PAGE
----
University of Bremen – Faculty of Biology & Chemistry
Dr. Doris Elster – Head of the Department of Biology Education at the Institute of Science Education.
How do you understand Ethics in biosciences research?
The term “research ethics” comprises a set of values, norms and institutional regulations that support and regulate scientific activities. Research has a fundamental ethos, namely the search for truth. At the same time, research ethics emphasizes that research has a – more general -responsibility for the society. In this area of tension between researcher’s curiosity and responsibility towards humans and the environment research ethics in biosciences occurs.
What are the current standards and actions to achieve better Ethics in the University of Bremen?
At the University of Bremen ethical issues are determined within the “Regulations assuring good scientific practice” (German Research Association) and complied within the “Principles of good scientific practice”, adopted by the Academic Senate on February 23, 2002. The nine members of the “Committee for the Investigation of Allegations of Scientific Misconduct” are elected by the Academic Senate of the University of Bremen and investigate and evaluate any concrete suspicion of scientific misconduct.
What are you aiming for with the implementation of the STARBIOS2 actions towards better Ethics standards for the Faculty Biology and Chemistry at the University of Bremen?
Our aim is to raise awareness of ethical issues in general and to promote good research practice based on already existing and guidelines as well as further specific guidelines for the biosciences. At the University of Bremen, the values and principles of good scientific practice are based on truth, fidelity and respect for persons. The individual researcher is responsible for exercising honest research practices; he or she is individually responsible for the activities, the subject matter and method as well as for the quality of the results. In addition, the researcher has to respect and outline the contributions of other researchers and follow standards for authorship and cooperation.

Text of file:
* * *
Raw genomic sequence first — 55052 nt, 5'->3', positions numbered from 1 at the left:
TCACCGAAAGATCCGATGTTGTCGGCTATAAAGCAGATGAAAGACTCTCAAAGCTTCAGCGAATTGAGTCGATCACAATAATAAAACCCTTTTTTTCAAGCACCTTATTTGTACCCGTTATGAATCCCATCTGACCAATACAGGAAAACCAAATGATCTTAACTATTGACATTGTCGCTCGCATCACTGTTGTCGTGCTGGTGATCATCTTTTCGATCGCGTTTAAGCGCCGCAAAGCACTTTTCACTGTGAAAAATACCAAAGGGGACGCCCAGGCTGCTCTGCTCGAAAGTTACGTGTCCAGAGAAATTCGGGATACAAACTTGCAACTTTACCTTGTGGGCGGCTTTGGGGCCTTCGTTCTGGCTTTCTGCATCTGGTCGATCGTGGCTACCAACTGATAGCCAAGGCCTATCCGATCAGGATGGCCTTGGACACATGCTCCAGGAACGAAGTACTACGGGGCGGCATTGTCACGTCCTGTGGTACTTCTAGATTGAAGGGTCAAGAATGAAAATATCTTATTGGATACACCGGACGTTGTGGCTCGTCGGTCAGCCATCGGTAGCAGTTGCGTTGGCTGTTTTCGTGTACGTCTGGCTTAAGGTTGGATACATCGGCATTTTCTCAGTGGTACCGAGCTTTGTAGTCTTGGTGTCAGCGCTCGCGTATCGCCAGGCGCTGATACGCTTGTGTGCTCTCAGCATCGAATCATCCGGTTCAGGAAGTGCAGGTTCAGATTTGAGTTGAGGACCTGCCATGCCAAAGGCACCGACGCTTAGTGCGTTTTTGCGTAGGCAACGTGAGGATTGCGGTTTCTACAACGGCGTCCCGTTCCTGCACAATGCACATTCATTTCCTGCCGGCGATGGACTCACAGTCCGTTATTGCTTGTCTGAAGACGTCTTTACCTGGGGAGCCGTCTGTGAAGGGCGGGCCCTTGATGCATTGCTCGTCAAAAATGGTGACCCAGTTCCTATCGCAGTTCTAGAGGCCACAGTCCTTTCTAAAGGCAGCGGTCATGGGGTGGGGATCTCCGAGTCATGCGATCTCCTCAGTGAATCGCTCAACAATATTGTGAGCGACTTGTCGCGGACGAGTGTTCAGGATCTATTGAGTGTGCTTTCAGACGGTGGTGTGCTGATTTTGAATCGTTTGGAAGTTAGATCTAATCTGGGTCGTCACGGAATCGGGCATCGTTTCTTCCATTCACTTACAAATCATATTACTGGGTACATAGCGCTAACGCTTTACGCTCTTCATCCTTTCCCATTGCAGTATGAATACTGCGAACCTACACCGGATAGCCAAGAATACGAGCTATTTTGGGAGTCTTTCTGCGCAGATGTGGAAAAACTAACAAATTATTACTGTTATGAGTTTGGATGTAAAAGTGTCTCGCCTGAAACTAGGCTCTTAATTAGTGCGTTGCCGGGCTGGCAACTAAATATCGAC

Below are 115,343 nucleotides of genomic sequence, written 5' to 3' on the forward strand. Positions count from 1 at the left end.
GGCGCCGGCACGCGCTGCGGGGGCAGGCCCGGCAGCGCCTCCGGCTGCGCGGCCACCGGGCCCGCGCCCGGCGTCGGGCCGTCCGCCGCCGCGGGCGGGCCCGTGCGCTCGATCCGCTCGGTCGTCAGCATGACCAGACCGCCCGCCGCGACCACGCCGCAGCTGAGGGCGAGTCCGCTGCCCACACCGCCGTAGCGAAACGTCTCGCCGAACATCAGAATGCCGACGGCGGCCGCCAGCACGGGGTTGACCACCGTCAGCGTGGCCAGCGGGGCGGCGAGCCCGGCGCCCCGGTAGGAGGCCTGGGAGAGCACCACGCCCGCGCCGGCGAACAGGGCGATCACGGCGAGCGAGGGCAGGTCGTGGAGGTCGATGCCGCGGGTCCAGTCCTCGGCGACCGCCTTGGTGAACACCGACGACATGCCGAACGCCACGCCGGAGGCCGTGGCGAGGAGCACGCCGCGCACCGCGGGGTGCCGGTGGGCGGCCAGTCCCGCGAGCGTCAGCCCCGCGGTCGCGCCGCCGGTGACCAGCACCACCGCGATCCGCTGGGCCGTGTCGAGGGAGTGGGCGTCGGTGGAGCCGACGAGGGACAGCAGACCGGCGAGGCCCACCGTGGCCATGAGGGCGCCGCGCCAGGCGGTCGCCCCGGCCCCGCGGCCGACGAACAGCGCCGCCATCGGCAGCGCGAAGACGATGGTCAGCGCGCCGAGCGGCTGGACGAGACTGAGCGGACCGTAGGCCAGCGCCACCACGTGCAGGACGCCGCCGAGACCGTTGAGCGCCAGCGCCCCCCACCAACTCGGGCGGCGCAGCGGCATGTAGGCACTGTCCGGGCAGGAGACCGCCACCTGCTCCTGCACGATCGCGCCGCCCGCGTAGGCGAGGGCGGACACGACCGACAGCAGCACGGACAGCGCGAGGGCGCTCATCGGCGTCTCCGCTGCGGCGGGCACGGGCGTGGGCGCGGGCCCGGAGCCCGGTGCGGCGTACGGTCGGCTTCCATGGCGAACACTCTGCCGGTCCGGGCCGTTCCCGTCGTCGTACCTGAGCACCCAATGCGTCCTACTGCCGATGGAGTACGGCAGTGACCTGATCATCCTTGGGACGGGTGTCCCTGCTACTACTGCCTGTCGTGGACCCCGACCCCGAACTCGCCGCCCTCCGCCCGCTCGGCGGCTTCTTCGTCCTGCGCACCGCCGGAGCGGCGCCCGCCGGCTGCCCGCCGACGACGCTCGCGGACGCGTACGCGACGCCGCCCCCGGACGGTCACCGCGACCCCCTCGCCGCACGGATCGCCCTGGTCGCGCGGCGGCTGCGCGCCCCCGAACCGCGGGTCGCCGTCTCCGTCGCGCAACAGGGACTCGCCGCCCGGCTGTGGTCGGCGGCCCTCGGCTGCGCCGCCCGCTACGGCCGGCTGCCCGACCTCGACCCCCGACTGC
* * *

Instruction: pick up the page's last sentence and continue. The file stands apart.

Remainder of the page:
Our specific aim in biosciences research is to raise awareness of ethical issues in accordance with sustainable development, respect for living beings and the environment. In the specific field of “nanobiotechnology” the researcher must take care to clarify the extent of the results’ certainty and validity, as well as indicate any elements of risk or uncertainty that may have consequences for health, society or the environment.
What kind of actions are you going to establish to fulfill these objectives?
To raise the awareness of students and researchers in respect to ethical issues we have decided to take a number of steps. At the first stage, we will conduct a state-of-the art analysis based on a literature recherché, guided interviews with members of different focus groups (students, PhD student, postdoctoral researchers, and researchers) to identify attitudes, needs, ethical implications and existing measures at the faculty. Based on the interview analysis we will conduct an online questionnaire survey to get a broader data basis. Based on the results we will deduce a first draft of recommendations.
At the second stage we will discuss and negotiate the first draft of recommendations with important stakeholders at the faculty and members of different focus groups. Our goal is to provide these recommendations with academic teaching aids to include both, general elements and specific (modular) elements suitable to the various fields of research at the faculty (such as protection of animals in research, responsibility and nanobiotechnology, and educational research).
At the third stage we will develop, test and evaluate specific building blocks as elements of an academic training program. This building blocks will be tailored to the individual needs of researchers of different career levels.
In stage 4, based on the results of the evaluation we will deduce a final version of recommendations and training elements about ethical issues and negotiate them with important stakeholders and members of the focus groups. The findings will become part of a RRI mission statement of the faculty biology and chemistry. (The whole process see figure 1)
Who is involved, from University of Bremen in the action plan in order to complete the final objectives?
The STARBIOS2 steering team of the Institute of Science Education, Department Biology Didactics, is responsible for conducting the state-of-the art analysis, the interviews and questionnaire survey. The recommendations will be discussed and negotiated within the Core Team, natural scientists of ecology, neurobiochemistry, sustainable chemistry, and molecular biology, social scientists of philosophy, science educators and members of the faculty-intern quality control group. In addition, members of the focus group doctoral students (with eight members), the focus group students (with eight members), and the focus group advanced researchers (with four members) participate in and contribute to the RRI mission statement development.